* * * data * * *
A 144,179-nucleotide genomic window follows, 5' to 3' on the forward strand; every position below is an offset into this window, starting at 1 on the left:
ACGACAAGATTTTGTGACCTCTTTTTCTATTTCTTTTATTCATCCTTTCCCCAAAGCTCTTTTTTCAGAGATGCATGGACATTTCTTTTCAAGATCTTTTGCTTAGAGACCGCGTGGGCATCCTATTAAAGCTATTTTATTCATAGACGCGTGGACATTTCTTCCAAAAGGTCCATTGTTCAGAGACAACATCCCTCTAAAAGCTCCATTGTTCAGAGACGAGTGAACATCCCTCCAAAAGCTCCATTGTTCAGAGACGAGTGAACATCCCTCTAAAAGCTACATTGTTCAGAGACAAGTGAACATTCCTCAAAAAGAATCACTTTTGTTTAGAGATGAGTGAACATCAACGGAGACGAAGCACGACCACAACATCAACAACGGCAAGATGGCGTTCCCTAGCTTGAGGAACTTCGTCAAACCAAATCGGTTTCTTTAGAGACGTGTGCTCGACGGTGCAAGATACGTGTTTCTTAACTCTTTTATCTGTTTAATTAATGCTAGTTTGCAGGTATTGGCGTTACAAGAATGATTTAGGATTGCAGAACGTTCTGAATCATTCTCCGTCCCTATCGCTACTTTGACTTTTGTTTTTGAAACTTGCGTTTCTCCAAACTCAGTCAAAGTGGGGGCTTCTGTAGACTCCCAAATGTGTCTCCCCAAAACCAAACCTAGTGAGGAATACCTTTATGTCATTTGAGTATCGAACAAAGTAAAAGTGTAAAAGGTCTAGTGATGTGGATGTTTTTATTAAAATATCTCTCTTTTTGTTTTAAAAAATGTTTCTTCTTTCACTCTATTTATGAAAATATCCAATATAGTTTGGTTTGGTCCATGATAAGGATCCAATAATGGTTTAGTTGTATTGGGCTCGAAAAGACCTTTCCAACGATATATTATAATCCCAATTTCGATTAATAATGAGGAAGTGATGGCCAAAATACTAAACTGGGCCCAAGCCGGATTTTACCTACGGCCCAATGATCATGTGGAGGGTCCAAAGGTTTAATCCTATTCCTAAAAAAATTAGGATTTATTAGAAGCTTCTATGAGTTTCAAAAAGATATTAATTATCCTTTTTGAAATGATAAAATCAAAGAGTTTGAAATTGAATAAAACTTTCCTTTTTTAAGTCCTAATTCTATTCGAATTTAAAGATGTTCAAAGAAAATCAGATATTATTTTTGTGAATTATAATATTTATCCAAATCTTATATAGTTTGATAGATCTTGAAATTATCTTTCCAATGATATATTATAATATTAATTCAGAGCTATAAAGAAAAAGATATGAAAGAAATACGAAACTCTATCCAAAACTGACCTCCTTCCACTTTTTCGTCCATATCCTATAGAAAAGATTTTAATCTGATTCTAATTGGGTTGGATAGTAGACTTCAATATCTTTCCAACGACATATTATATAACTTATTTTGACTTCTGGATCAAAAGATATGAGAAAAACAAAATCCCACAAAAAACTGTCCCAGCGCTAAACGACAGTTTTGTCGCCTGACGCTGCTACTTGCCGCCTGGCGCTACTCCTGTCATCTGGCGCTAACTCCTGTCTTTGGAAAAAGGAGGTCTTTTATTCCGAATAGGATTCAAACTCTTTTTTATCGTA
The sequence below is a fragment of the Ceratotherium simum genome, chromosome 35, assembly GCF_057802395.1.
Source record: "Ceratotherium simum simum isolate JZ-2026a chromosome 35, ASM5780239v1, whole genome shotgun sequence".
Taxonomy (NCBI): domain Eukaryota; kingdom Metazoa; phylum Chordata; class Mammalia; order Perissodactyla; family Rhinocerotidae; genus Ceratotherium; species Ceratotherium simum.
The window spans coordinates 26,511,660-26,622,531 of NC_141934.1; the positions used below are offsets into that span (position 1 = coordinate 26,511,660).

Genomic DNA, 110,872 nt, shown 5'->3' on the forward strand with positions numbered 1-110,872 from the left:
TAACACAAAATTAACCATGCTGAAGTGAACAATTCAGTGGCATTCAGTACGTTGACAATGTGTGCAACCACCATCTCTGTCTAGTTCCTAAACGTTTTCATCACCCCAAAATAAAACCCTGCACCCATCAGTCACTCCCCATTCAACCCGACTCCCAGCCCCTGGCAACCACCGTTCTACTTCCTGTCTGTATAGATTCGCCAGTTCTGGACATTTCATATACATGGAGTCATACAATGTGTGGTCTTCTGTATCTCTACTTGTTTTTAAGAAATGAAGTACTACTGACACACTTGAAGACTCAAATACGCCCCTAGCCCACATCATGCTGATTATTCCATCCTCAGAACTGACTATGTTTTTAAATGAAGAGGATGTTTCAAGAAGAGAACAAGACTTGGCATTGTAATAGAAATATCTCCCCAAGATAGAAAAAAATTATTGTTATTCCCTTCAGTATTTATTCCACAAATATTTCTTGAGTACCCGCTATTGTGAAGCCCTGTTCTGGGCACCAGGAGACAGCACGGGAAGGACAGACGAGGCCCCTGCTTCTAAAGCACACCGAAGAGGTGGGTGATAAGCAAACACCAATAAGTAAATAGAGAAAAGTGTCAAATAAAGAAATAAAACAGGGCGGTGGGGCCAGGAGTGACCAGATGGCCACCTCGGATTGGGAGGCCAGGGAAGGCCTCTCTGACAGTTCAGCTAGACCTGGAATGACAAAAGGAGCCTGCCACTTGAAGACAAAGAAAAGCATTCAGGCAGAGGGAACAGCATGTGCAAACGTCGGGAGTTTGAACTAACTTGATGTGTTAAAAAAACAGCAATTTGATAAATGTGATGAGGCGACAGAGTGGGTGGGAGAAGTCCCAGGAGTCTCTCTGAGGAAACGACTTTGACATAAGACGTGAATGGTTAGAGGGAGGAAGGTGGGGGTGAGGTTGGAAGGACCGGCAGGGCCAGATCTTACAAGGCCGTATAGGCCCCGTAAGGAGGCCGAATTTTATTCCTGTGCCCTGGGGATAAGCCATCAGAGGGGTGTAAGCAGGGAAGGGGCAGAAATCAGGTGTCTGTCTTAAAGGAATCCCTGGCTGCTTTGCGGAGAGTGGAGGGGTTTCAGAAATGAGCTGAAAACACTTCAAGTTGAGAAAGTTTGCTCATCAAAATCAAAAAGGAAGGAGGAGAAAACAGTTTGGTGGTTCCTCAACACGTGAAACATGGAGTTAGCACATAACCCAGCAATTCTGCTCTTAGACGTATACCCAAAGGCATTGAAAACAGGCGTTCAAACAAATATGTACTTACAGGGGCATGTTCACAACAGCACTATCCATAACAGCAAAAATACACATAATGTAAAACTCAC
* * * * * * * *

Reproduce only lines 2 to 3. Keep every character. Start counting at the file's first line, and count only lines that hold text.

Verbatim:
ACGACAAGATTTTGTGACCTCTTTTTCTATTTCTTTTATTCATCCTTTCCCCAAAGCTCTTTTTTCAGAGATGCATGGACATTTCTTTTCAAGATCTTTTGCTTAGAGACCGCGTGGGCATCCTATTAAAGCTATTTTATTCATAGACGCGTGGACATTTCTTCCAAAAGGTCCATTGTTCAGAGACAACATCCCTCTAAAAGCTCCATTGTTCAGAGACGAGTGAACATCCCTCCAAAAGCTCCATTGTTCAGAGACGAGTGAACATCCCTCTAAAAGCTACATTGTTCAGAGACAAGTGAACATTCCTCAAAAAGAATCACTTTTGTTTAGAGATGAGTGAACATCAACGGAGACGAAGCACGACCACAACATCAACAACGGCAAGATGGCGTTCCCTAGCTTGAGGAACTTCGTCAAACCAAATCGGTTTCTTTAGAGACGTGTGCTCGACGGTGCAAGATACGTGTTTCTTAACTCTTTTATCTGTTTAATTAATGCTAGTTTGCAGGTATTGGCGTTACAAGAATGATTTAGGATTGCAGAACGTTCTGAATCATTCTCCGTCCCTATCGCTACTTTGACTTTTGTTTTTGAAACTTGCGTTTCTCCAAACTCAGTCAAAGTGGGGGCTTCTGTAGACTCCCAAATGTGTCTCCCCAAAACCAAACCTAGTGAGGAATACCTTTATGTCATTTGAGTATCGAACAAAGTAAAAGTGTAAAAGGTCTAGTGATGTGGATGTTTTTATTAAAATATCTCTCTTTTTGTTTTAAAAAATGTTTCTTCTTTCACTCTATTTATGAAAATATCCAATATAGTTTGGTTTGGTCCATGATAAGGATCCAATAATGGTTTAGTTGTATTGGGCTCGAAAAGACCTTTCCAACGATATATTATAATCCCAATTTCGATTAATAATGAGGAAGTGATGGCCAAAATACTAAACTGGGCCCAAGCCGGATTTTACCTACGGCCCAATGATCATGTGGAGGGTCCAAAGGTTTAATCCTATTCCTAAAAAAATTAGGATTTATTAGAAGCTTCTATGAGTTTCAAAAAGATATTAATTATCCTTTTTGAAATGATAAAATCAAAGAGTTTGAAATTGAATAAAACTTTCCTTTTTTAAGTCCTAATTCTATTCGAATTTAAAGATGTTCAAAGAAAATCAGATATTATTTTTGTGAATTATAATATTTATCCAAATCTTATATAGTTTGATAGATCTTGAAATTATCTTTCCAATGATATATTATAATATTAATTCAGAGCTATAAAGAAAAAGATATGAAAGAAATACGAAACTCTATCCAAAACTGACCTCCTTCCACTTTTTCGTCCATATCCTATAGAAAAGATTTTAATCTGATTCTAATTGGGTTGGATAGTAGACTTCAATATCTTTCCAACGACATATTATATAACTTATTTTGACTTCTGGATCAAAAGATATGAGAAAAACAAAATCCCACAAAAAACTGTCCCAGCGCTAAACGACAGTTTTGTCGCCTGACGCTGCTACTTGCCGCCTGGCGCTACTCCTGTCATCTGGCGCTAACTCCTGTCTTTGGAAAAAGGAGGTCTTTTATTCCGAATAGGATTCAAACTCTTTTTTATCGTA
The sequence below is a fragment of the Ceratotherium simum genome, chromosome 35, assembly GCF_057802395.1.